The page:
Furthermore, gagaku is also composed of two styles, namely, the instrumental music kigaku and the vocal music seigaku. There are two forms under the instrumental music kigaku known as the kangen and the bugaku. On the other hand, there are five forms of vocal music seigaku known as the kumeuta, azumaasobi, roei, kagurauta, and saibara. A form of music under the gagaku category is also joruri, which is basically just narrative music. There are four main styles categorized under joruri, namely, gidayubushi, tokiwazubushi, kiyomotobushi, and shinnaibushi. Four other previous styles of joruri that is no longer present are katobushi, icchuubushi or itchubushi, miyazonobushi or sonohachibushi, and tomimotobushi.

As for theatrical music, it is the type of music that play a big role in many forms of theatrical drama. A type of theatrical music is known as Noh or Nogaku. Music in Noh theatre is typically played by an ensemble known as hayashi-kata. Another Japanese theatre that has a significant musical background is kabuki theatre. Kabuki music has three categories, namely, geza, shosa-ongaku, and ku and tsuke. Almost all of the music performed in this category are traditional Japanese instruments.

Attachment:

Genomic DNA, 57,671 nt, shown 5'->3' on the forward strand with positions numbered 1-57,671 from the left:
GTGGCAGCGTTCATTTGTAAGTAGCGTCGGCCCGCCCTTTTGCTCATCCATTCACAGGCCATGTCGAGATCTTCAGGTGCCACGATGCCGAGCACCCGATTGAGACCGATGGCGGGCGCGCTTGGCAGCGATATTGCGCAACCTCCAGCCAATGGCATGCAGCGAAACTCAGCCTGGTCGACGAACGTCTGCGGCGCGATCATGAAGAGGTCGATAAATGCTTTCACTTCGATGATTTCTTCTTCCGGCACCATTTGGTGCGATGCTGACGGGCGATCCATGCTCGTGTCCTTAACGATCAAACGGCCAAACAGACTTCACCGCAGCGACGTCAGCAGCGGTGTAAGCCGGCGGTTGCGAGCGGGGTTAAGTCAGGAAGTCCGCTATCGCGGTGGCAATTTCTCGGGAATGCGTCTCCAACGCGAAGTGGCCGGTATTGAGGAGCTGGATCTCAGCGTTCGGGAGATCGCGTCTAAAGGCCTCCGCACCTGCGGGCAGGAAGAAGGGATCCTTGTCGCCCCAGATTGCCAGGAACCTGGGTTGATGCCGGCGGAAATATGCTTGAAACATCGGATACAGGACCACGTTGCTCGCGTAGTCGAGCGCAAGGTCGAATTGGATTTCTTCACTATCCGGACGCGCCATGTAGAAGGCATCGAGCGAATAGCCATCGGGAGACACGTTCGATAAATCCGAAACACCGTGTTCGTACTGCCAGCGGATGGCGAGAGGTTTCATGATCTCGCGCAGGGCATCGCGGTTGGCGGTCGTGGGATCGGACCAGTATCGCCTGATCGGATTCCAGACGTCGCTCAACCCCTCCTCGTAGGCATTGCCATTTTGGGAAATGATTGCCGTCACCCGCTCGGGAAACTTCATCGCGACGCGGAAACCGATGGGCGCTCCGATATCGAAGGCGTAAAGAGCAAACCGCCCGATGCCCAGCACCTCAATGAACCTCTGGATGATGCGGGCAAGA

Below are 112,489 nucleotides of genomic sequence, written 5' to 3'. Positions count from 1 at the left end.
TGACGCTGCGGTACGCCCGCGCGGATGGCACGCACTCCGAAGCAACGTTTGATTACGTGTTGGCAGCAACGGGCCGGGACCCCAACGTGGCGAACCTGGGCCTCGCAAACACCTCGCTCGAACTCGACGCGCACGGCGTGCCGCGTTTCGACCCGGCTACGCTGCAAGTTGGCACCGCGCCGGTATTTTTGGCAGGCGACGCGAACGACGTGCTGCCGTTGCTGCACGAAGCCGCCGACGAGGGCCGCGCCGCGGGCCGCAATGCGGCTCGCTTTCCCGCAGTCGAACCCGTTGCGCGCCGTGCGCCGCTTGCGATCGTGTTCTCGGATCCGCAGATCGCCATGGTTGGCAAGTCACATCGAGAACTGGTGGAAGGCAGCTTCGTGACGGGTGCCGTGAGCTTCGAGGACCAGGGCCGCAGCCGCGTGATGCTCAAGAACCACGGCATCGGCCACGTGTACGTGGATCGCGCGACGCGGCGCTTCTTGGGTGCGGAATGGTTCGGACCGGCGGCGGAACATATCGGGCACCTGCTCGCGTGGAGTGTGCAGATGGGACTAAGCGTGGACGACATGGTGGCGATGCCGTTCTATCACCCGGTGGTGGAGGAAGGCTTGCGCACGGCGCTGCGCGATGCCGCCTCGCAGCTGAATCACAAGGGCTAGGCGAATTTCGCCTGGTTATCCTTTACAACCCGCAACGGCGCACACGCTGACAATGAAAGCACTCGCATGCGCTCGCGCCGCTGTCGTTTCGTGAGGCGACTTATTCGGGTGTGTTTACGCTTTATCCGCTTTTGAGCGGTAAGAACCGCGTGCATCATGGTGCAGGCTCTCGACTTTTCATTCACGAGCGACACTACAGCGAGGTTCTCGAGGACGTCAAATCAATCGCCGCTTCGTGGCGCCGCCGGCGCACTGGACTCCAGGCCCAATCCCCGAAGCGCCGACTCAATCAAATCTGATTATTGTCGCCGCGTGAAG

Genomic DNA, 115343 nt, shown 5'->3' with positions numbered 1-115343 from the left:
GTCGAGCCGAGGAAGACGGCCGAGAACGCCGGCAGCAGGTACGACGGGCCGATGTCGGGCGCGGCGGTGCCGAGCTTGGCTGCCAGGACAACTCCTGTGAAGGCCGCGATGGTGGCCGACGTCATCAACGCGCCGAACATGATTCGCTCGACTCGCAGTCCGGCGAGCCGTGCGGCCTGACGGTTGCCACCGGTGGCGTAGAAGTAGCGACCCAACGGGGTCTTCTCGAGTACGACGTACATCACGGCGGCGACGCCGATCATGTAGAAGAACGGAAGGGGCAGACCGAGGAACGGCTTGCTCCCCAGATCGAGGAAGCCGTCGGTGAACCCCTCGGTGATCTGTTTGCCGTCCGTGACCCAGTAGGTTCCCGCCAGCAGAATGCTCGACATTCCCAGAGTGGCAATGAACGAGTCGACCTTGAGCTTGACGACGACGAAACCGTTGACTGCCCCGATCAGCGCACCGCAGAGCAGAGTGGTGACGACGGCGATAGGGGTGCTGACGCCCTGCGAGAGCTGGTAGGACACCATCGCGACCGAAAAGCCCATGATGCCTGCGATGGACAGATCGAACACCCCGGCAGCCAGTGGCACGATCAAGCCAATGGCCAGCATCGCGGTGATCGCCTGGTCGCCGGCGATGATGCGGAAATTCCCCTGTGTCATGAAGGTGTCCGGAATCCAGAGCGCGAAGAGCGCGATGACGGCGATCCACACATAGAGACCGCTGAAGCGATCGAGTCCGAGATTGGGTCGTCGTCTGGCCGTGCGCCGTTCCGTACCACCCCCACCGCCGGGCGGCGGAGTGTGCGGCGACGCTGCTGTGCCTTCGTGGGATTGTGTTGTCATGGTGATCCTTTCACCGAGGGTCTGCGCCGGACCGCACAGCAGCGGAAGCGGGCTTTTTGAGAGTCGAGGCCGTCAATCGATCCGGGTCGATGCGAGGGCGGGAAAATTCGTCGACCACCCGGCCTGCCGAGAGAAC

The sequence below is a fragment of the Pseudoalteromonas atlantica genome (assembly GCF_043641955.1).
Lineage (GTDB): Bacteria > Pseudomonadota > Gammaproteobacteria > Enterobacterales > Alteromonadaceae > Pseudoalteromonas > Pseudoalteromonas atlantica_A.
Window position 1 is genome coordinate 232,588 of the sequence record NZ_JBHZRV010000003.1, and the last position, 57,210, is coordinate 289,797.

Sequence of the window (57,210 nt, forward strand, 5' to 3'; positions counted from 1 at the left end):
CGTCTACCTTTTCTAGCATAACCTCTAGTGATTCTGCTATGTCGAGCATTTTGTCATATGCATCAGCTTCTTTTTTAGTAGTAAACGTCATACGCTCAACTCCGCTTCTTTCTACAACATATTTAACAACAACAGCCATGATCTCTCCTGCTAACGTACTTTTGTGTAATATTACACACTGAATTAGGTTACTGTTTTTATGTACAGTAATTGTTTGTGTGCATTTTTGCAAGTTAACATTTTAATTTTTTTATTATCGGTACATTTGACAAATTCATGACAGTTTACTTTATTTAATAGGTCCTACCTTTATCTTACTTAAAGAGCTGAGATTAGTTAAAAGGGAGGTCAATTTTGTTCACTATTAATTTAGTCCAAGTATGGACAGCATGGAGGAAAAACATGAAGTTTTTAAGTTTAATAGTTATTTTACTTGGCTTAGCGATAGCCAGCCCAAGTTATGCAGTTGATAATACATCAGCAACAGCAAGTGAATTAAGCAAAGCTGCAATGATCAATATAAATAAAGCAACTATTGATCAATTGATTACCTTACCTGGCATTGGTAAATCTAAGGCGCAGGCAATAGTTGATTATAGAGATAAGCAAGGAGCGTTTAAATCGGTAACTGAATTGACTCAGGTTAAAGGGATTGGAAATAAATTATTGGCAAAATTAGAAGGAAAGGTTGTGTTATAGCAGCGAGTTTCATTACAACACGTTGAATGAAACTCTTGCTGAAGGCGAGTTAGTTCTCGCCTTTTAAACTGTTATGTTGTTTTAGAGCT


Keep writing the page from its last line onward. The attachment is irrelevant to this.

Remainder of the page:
Speaking of traditional Japanese musical instruments, these are the musical equipment used to create the traditional Japanese music or folk music. It has a wide range of percussion, string, and wind instruments. There are many examples of traditional Japanese percussion instruments. This may include hyoshigi, which are clappers made of wood or bamboo; shoko, which as a small bronze struck by two pieces of hornbeaters; kagura suzu, which is a bell tree held by the hand and accompanied by three tiers of pellet bells; and kane, which is just a small flat gong.

There are also drums under the percussion instruments, known as taoko in the Japanese. Literally translating to “great drum,” there are many instruments under taiko. This includes den-den daiko, which is a pellet drum that is considered a toy for children; otsuzumi, which is a hand drum; shime-daiko, which is a small drum accompanied by sticks; san-no-tsuzumi, which is a double-headed drum with the shape of an hourglass and stuck only on one side; and tsuri-daiko, which is a drum held by a stand and played with a padded stick.